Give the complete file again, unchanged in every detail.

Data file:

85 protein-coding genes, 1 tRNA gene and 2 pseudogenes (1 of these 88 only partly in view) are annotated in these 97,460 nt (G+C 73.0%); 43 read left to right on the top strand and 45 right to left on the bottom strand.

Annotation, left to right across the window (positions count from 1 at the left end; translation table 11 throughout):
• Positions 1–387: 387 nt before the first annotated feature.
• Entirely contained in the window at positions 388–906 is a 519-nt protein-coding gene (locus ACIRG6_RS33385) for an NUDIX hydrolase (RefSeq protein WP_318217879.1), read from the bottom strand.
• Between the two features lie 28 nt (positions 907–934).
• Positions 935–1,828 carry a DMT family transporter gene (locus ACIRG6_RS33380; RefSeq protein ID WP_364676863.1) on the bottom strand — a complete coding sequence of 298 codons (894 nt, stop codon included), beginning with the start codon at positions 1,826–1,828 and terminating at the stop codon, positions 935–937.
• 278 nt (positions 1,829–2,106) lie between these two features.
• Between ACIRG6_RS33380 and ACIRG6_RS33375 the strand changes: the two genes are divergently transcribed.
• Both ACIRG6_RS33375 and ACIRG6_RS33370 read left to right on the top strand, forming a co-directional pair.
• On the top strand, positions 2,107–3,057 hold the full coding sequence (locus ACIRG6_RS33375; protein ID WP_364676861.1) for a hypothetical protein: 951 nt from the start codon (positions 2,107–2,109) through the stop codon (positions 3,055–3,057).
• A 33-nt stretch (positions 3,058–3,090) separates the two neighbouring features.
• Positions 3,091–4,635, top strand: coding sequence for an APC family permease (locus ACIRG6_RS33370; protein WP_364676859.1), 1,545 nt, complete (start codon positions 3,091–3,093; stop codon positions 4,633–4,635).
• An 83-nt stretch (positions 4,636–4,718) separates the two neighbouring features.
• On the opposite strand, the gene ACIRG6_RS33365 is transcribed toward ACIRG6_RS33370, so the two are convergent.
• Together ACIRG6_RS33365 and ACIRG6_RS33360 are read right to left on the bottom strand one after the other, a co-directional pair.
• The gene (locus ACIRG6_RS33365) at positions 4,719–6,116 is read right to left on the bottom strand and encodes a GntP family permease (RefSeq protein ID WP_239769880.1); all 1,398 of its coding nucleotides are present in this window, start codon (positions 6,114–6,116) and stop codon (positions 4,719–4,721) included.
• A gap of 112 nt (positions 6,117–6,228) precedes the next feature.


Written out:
85 protein-coding genes, 1 tRNA gene and 2 pseudogenes (1 of these 88 only partly in view) are annotated in these 97,460 nt (G+C 73.0%); 43 read left to right on the top strand and 45 right to left on the bottom strand.

Annotation, left to right across the window (positions count from 1 at the left end; translation table 11 throughout):
• Positions 1–387: 387 nt before the first annotated feature.
• Entirely contained in the window at positions 388–906 is a 519-nt protein-coding gene (locus ACIRG6_RS33385) for an NUDIX hydrolase (RefSeq protein WP_318217879.1), read from the bottom strand.
• Between the two features lie 28 nt (positions 907–934).
• Positions 935–1,828 carry a DMT family transporter gene (locus ACIRG6_RS33380; RefSeq protein ID WP_364676863.1) on the bottom strand — a complete coding sequence of 298 codons (894 nt, stop codon included), beginning with the start codon at positions 1,826–1,828 and terminating at the stop codon, positions 935–937.
• 278 nt (positions 1,829–2,106) lie between these two features.
• Between ACIRG6_RS33380 and ACIRG6_RS33375 the strand changes: the two genes are divergently transcribed.
• Both ACIRG6_RS33375 and ACIRG6_RS33370 read left to right on the top strand, forming a co-directional pair.
• On the top strand, positions 2,107–3,057 hold the full coding sequence (locus ACIRG6_RS33375; protein ID WP_364676861.1) for a hypothetical protein: 951 nt from the start codon (positions 2,107–2,109) through the stop codon (positions 3,055–3,057).
• A 33-nt stretch (positions 3,058–3,090) separates the two neighbouring features.
• Positions 3,091–4,635, top strand: coding sequence for an APC family permease (locus ACIRG6_RS33370; protein WP_364676859.1), 1,545 nt, complete (start codon positions 3,091–3,093; stop codon positions 4,633–4,635).
• An 83-nt stretch (positions 4,636–4,718) separates the two neighbouring features.
• On the opposite strand, the gene ACIRG6_RS33365 is transcribed toward ACIRG6_RS33370, so the two are convergent.
• Together ACIRG6_RS33365 and ACIRG6_RS33360 are read right to left on the bottom strand one after the other, a co-directional pair.
• The gene (locus ACIRG6_RS33365) at positions 4,719–6,116 is read right to left on the bottom strand and encodes a GntP family permease (RefSeq protein ID WP_239769880.1); all 1,398 of its coding nucleotides are present in this window, start codon (positions 6,114–6,116) and stop codon (positions 4,719–4,721) included.
• A gap of 112 nt (positions 6,117–6,228) precedes the next feature.